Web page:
• Following the third Arab civil war (744-746), the Abbasid Caliphate gained control (the origin of the Sunni/Shiite split) and established their capital in the new city of Baghdad (founded 762). The Abbasids initiated what has been referred to as “The Golden Age of Islam,” for example with translations of Greek works and the Hebrew Bible into Arabic. Great Jewish banking houses were established in Baghdad. With Baghdad as the intellectual and trading capital of the south Mediterranean world, the influence of the Babylonian Jewish academies and the Talmud spread throughout North Africa and Spain. Jewish communities prospered in Egypt and in Tunis, and via these communities the Talmud was transmitted to Italy and then to the Rhineland. By the middle of the 10th century, the caliph in Baghdad began to lose effective power, and independent caliphates arose in Spain (Cordoba Caliphate), and Tunis/Egypt/Israel (Fatimid Caliphate). In parallel with the changes in the relative influence of the caliphates, the influence of the Babylonian Jewish academies and the Gaonim (heads of academies) peaked with Saadia Gaon (928-942), and thereafter academies in Egypt, Tunis, Spain, and Tiberias asserted their independence. The Masoretes in Tiberias completed editing the Hebrew Bible about 1000.
  • In western Europe, Clovis I (466-511) assumed leadership of the Franks, a Germanic tribe based in the area of modern Belgium. In successive campaigns against the remnant Roman Empire, the Visigoths, and other tribes, he extended the power of the Franks to include essentially all of present day France. Although his kingdom fragmented after his death, his lasting legacy was his conversion in 500 from Arianism to Roman Catholicism, which with the Visigoth conversion in 587 greatly enhanced the position and power of the Roman Church in western Europe. The conversion of most of the other North German tribes to Roman Catholicism was accomplished from 700 to 900. In 800, the Frankish king, Charlemagne, whose territory included most of western Europe except Spain, was crowned emperor by Pope Leo III. Charlemagne’s empire split after his death. In 962, a descendant of Charlemagne, Otto the Great of Germany, was crowned by the pope Emperor of the Holy Roman Empire, which later historians characterized as “not holy, nor Roman, nor an empire.” In eastern Europe, the prevailing powers, Poland and Hungary, adopted Roman Catholicism, Poland in 966 and Hungary in 1001.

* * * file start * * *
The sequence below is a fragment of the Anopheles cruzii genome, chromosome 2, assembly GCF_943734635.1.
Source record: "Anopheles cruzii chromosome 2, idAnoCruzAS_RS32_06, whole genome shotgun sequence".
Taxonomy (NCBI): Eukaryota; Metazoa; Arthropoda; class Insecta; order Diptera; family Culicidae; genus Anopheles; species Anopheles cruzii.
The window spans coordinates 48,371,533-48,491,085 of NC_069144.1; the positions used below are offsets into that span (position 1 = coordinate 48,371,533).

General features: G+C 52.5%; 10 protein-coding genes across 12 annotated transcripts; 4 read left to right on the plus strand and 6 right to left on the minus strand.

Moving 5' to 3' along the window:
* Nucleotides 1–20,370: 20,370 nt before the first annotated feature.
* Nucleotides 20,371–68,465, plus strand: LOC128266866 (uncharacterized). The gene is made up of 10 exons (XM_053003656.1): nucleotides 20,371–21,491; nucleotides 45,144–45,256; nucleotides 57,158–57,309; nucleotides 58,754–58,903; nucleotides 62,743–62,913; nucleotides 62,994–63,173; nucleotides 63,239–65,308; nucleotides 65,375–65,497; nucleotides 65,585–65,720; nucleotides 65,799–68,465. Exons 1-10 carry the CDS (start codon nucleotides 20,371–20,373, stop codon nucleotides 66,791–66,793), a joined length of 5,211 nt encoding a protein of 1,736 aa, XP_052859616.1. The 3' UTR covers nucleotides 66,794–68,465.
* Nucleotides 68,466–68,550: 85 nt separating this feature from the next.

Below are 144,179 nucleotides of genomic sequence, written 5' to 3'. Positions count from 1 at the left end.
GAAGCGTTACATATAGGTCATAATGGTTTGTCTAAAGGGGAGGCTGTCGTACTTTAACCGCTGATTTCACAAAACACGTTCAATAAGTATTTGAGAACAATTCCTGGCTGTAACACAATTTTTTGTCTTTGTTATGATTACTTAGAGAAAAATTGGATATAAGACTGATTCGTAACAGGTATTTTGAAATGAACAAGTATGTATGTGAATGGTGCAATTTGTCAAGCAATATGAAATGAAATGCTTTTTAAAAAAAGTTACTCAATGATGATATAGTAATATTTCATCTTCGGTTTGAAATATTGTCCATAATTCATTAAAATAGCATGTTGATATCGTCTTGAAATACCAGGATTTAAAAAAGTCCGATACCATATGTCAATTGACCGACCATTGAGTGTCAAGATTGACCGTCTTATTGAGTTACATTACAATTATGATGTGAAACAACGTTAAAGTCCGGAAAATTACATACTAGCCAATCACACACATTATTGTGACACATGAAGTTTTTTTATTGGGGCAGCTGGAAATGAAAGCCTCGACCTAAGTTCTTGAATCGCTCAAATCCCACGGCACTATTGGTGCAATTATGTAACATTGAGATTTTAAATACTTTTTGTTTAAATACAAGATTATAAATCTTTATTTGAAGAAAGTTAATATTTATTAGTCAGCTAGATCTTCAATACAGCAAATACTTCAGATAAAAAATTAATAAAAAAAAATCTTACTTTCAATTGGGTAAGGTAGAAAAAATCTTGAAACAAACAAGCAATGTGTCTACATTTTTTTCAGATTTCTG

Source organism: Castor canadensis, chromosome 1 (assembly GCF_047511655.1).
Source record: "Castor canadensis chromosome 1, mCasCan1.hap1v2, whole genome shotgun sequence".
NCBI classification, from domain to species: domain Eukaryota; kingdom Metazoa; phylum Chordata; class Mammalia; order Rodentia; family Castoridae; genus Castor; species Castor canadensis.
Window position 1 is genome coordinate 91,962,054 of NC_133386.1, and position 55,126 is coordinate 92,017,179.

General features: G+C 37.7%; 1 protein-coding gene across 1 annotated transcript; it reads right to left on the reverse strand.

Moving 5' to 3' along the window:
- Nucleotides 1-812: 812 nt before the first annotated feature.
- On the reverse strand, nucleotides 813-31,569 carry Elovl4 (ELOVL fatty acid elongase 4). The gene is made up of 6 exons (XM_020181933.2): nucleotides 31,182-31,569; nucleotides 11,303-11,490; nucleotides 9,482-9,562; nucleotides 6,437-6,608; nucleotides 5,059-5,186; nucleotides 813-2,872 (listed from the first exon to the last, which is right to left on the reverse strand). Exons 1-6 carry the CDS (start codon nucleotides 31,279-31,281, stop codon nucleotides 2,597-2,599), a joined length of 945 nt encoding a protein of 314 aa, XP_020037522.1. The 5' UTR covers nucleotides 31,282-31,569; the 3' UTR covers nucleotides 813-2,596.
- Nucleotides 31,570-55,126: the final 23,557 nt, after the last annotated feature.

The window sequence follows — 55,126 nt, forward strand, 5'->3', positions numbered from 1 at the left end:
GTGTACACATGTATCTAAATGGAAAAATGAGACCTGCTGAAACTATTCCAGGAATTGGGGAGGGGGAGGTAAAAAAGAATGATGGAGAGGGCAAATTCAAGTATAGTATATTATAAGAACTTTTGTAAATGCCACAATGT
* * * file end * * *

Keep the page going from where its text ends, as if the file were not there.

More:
• The Khazar Empire, roughly in the location of the present Ukraine, rose to prominence as a power in the 7th century. Its capital, Atil, was a great trading and commercial center. Situated between Arab Persia and the Orthodox Byzantine Empire, the Khazar Empire adopted Judaism in 740, possibly to avoid aligning too closely with either of its neighbors. In addition to the rulers and nobility, a significant portion of the general population adopted Judaism. Frequent contacts with Jews in Spain and with Saadia Gaon in Babylonia are recorded. The Khazar Empire was conquered by the Orthodox Kievan Rus State in 968. The subsequent fate of the Khazar Jews is a matter of dispute.